Drome travel guide

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Visit Drome (Auvergne Rhône-Alpes, France)

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The Drome department includes the scenic attractions of the gorges and forested slopes of the Vercors Regional Natural Park to the north, and the lavender fields, olive trees and perched villages in the Provencal Drome region to the south - all you have to do is choose between them!

Drôme tourism

The Drôme department is situated in the southern Rhone-Alpes region of south-east France, with the Ardeche to the west and Provence to the south.

For visitors the department can be considered as several different regions with their own characteristics. From north to south these are:

  • Drôme des Collines and Valence in the north-west
  • The Vercors Regional Natural Park in the north-east
  • The central area around Crest and Die called the Diois region
  • The southern third of the department, called the Drome-Provencale region

Below we look at the highlights of each of these regions:

Drôme des Collines and Valence

This is the least visited region of Drome, and consists of a large area of quite flat plains around Valence and slightly more undulating hills and rolling farmland further north.

Palais idealOne of the most popular and unusual attractions in the Drome is found to the north of this area, at the Palais Ideal at Hauterives. The Palais Ideal is a very ornate building built over the course of 30 years by the village postman and that combines elements of temples, statues and fantastic figures - and much more!

The town of Valence is pleasant to explore with several interesting historic buildings, a rather famous music kiosk (!) and a lively town centre which is now officially classified as a 'town of art and history'.

Another town of interest just north of Valence is Romans-sur-Isere, with an important abbatial church and some medieval and renaissance houses to admire. The town of Tain l'Hermitage is well known becase it is at the centre of the vineyards where the Cotes-du-Rhone wines called Hermitage and Crozes Hermitage are produced, and there are many places to sample the local wines.


Vercors Regional Natural park

The Vercors Regional Natural Park falls within the Drome department and also the neighbouring Isere department, on the raised area of hills and mountains called the Massif de Vercors, between the Diois Valley to the south and the Isere Valley to the north.

Vercors Regional Natural ParkThe landscape is one of low mountains, often called the pre-Alps because it is the lower altitude western limit of the Alps. The parc has many beautiful natural highlights, with deep gorges, forested hills and ridges of cliffs and the Vercors Park becomes more dramatic the further east you travel.

The region was also a major centre for resistance activity during the Second World War, a history commemorated most notably at the village of Vassieux-en-Vercors (south of Pont-en-Royans) with its Memorial to the Resistance and cemetery.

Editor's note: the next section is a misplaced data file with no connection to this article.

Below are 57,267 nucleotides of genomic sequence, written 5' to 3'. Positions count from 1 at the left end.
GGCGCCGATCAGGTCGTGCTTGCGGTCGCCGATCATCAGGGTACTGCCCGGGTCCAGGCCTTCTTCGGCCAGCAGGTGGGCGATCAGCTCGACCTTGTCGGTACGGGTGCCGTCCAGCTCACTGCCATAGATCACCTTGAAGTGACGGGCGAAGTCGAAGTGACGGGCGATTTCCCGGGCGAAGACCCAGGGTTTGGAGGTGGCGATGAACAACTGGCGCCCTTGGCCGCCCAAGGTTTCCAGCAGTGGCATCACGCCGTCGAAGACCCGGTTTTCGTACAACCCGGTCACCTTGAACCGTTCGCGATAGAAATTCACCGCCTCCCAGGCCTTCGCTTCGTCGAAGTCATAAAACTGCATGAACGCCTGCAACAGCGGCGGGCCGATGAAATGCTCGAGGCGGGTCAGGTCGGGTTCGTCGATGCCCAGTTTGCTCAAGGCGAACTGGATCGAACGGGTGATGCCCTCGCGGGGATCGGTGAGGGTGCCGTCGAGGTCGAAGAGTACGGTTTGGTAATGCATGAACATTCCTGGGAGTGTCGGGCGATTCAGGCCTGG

The nature and isolation of the region mean there are no major towns here, but although outdoor sports and activities are the principal attraction for visitors you will also discover small villages in beautiful locations, such as Saint-Julien-de-Vercors.


This central region of the Drome department includes the towns of Crest and Die.

CrestThe town of Crest is dominated by its medieval donjon said to be the highest in France, and also has a pleasant historic centre to explore with lots of steep streets and interesting churches and houses to see.

One of our favourite places in this region is the village of Mirmande, to the west of Crest and a lovely traditional village of cobbled streets and small stone houses which is also on a raised plateau so has far-reaching views across the region. Mirmande is now classified as one of the 'most beautiful villages in France'.

A very short distance north of Mirmande we also enjoyed a stroll around the perched village of Cliousclat. In fact you will discover lots of other attractive villages all across the Diois region from the east to the west of the Drome department with Pontaix, Chatillon-en-Diois, Saillans, Montclar, Bourdeaux and Autichamp just some of the most visited.



The Drome-Provencale region is so called because of the characteristics it shares with the neighbouring region of Provence. You will find small traditional villages, quiet roads and fields of lavender, olive trees and gentle landscapes - ideal for exploring by bike if possible but a car will do just as well!


The most important towns in the region include Montelimar (to the west and very famous for its nougat) and Nyons.

While these towns are pleasant, for us it is the villages and scenery that are the highlight of the Drome-Provencale. In the south of the department there are three villages that are listed among the 'most beautiful villages in France: La Garde-Adhemar and Le Poet-Laval to the south-west and Montbrun-les-Bains to the south-east.

While these are certainly among the most attractive villages in the region, you will discover numerous others with steep cobbled streets, ancient houses and far-reaching views as you explore, such as Sainte-Jalle and Sainte-Euphemie to the south-east, Chamaret and Clansayes to the south-west, Sauzet and Roussas to the west...

As well as the quiet countryside you will also find some of the most popular visitor attractions in the Drome department here, such as the Chateau de Grignan, the Chateau de Suze-la-Rousse and the crocodile farm at Pierrelatte - see Drome-Provencale guide for details.

Note: the area around Valréas is most unusual in that it is officially part of the Vaucluse department of Provence to the south, but is entirely encircled by the Drôme department. A curious historical anomaly and the only place where this happens in the whole of France.

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